Courses 100199

Courses 200299
 PHE203 Introduction to Astronomy
 PHE205 Mechanics
 PHE217 Electromagnetism
 PHE225 Modern Physics
 PHE226 Modern Physics
 PHE228 Electromagnetism
 PHE252 Marine Remote Sensing
 PHE255 Introduction to Space Science
 PHE260 Astronomy and The Evolving Universe
 PHE270 Introduction to Oceanography
 PHE280 Physics of Armaments
 PHE290The Physics of Music

Courses 300399
 PHE300 Modern Physics
 PHE302 Electromagnetic Waves
 PHE304 Quantum Mechanics
 PHE305 Classical Mechanics
 PHE307 Optics
 PHE332 Instrumentation I
 PHE333 Instrumentation II
 PHE350 Orbital Mechanics
 PHE352 Astronomy
 PHE355 Space Science Concepts and Applications
 PHE362 Ideas and Concepts of Modern Physics
 PHE364 Physics Laboratory
 PHE370 Introductory Synoptic Oceanography

Courses 400499
 PHE403 Solid State Physics
 PHE412 Advanced Electromagnetic Theory
 PHE413 Nuclear Physics
 PHE415 Advanced Quantum Mechanics
 PHE420 Senior Project
 PHE440 Selected Topics in Physics
 PHE442 Introduction to Astrophysics
 PHE445 The Physics of the Space Environment
 PHE448 Spacecraft Mission Analysis and Design
 PHE450 Space Communications and Navigation
 PHE451 Senior Physics Laboratory
 PHE452 Remote Sensing
 PHE460 Computational Physics
 PHE462 Statistical and Thermal Physics
 PHE470 Physical Oceanography
Courses 100199
PHE102 Elementary Physics
Topics in this introductory physics course will include: Newtonian mechanics including projectile motion, work and energy, acoustic, speed of sound, sound intensity, optics, lasers, mirrors, lenses, interference and diffraction.
 Note(s):
 For Arts students only. This course cannot be applied to a degree in Science or Engineering.
 Exclusion(s):
 PHE134
 Contact Hours:
 3  0  6
 Credit(s):
 1
PHE104 General Physics
Introduction to the principles of physics involved in Optics and Electricity, Mechanics.
First Semester, PHE104(1)
Optics: geometrical optics, reflection and refraction, images from mirrors and lenses, optical instruments. Wave nature, Huygens principle, interference and diffraction, phenomena in diffraction gratings and thin films and for analyzing the resolution of optical instruments.
Electricity: Coulomb's law, electric field and electric potential, motion of a charged particle, emf source, capacitance, current and resistance in electric circuits. Direct current circuits, Ohm's law and Kirchhoff's rules.
There is a lab associated with this course. The lab covers the basic principles of experimental investigation. In particular, the following topics are considered: the nature of measurement and associated errors, experiment planning and execution, the analysis of data errors, and the writing of scientific reports.
PHE104(1) and PHE136 are equivalent courses. A student cannot receive credit for both PHE104(1) and PHE136.
Second semester, PHE104(2)
Mechanics: kinematics, displacement, velocity, acceleration, motion in one and two dimensions, Newton's laws of motion, freebody diagrams, circular motion, friction, kinetic and potential energy, work, momentum, conserved quantities, rigid bodies, rotational motion, moment of inertia gravitation.
PHE104(2) and PHE131 are equivalent courses. A student cannot receive credit for both PHE104(2) and PHE131.
The first year physics lab (which is taken as part of PHE104) and PHE135 are equivalent academic activities. A student cannot receive credit for both the "First year physics lab" and PHE135.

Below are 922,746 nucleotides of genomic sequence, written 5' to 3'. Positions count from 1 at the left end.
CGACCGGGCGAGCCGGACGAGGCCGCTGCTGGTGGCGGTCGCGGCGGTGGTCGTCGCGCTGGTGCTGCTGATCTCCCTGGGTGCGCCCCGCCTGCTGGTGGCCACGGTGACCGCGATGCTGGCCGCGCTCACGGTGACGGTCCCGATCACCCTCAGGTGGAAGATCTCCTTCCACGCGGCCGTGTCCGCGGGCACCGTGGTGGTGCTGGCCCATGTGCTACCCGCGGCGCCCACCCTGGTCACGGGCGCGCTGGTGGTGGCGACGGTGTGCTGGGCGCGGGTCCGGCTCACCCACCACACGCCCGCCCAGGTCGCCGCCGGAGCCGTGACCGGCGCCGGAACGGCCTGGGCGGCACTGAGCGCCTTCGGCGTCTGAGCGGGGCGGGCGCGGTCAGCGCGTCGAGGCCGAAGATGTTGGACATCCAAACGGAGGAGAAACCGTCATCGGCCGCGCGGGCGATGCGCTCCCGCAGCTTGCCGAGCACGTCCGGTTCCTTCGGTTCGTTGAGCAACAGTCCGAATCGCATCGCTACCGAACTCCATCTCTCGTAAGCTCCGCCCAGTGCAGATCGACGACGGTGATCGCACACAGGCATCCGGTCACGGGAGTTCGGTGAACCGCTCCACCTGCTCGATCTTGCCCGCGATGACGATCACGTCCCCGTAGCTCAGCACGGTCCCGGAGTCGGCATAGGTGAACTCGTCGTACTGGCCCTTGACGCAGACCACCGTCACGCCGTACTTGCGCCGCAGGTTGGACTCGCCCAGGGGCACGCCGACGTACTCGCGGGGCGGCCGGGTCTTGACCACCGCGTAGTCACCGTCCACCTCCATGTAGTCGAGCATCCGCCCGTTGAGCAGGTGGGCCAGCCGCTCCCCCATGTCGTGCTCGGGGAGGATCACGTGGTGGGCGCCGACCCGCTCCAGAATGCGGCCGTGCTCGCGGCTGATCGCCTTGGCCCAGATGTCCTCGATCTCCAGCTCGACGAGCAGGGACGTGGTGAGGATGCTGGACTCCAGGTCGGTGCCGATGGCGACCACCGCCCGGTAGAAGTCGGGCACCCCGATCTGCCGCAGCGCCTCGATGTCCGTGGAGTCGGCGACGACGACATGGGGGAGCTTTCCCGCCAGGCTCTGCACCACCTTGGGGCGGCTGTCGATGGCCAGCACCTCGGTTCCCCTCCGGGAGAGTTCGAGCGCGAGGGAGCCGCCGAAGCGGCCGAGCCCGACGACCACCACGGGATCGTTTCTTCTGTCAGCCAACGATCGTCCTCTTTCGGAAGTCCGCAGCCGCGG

Note(s):
 For all students in the First Year of Science and Engineering.
 Corequisite(s):
 MAE101
 Contact Hours:
 3  4  6
 Credit(s):
 2
PHE110 Elements of Electrooptics
Introduction to the nature of light, reflection and refraction, lenses and spherical mirrors, optical instruments, Huygen's principle, interference of light and diffraction, polarization, the photoelectric effect, lasers and holography, condensed matter, band theory of solids, and semiconductor junctions and devices.
 Note(s) :
 Only offered through Distance Education
 Contact Hours:
 0  0  9
 Credit(s):
 1
PHE131 Mechanics
Intended for students who wish to proceed in science or engineering. The content consists of an introduction to the principles of physics through the study of mechanics. The course covers the following material: vectors, kinematics, motion in one and two dimensions, displacement, velocity, acceleration, curvilinear motion, relative velocities, Newton's laws of motion, freebody diagrams, friction, circular motion, work done by a force, kinetic energy, conservative and nonconservative forces, potential energy, workenergy theorem, conservation of energy, linear momentum and collisions in one and two dimensions, rotational motion of rigid bodies, angular velocity, angular acceleration, rotational kinetic energy, moments of inertia, torque, angular momentum, rolling motion, and the law of universal gravitation.
 Note(s):
 Only offered through Distance Education.
 Exclusion(s):
 PHE104(2)
 Contact Hours:
 0  0  9
 Credit(s):
 1
PHE134 Elements of Physics
The concepts of energy and its conservation are used as a vehicle to explore a number of areas in modern physics. The course is designed for students with a nontechnical background. Topics include: motion and Newton's laws, work, energy, and the laws of energy conservation. Mechanical waves and sound, electromagnetic waves and light, atomic structure, states of matter, and the nucleus and nuclear energy.
 Note(s):
 Only offered through Distance Education.
Offered in English Only.
For Arts students only. This course cannot be applied to a degree in Science or Engineering.  Exclusion(s):
 PHE102
 Contact Hours:
 0  0  9
 Credit(s):
 1
PHE135 Experimental Physics
Basic principles of experimental investigation, in particular: the nature of measurement and associated errors, experiment planning and execution, analysis of data errors, and writing of a scientific report.
 Note(s):
 Only offered through Distance Education.
Course only offered onsite in a two week time block. Contact the Division of Continuing Studies for details.  Exclusion(s):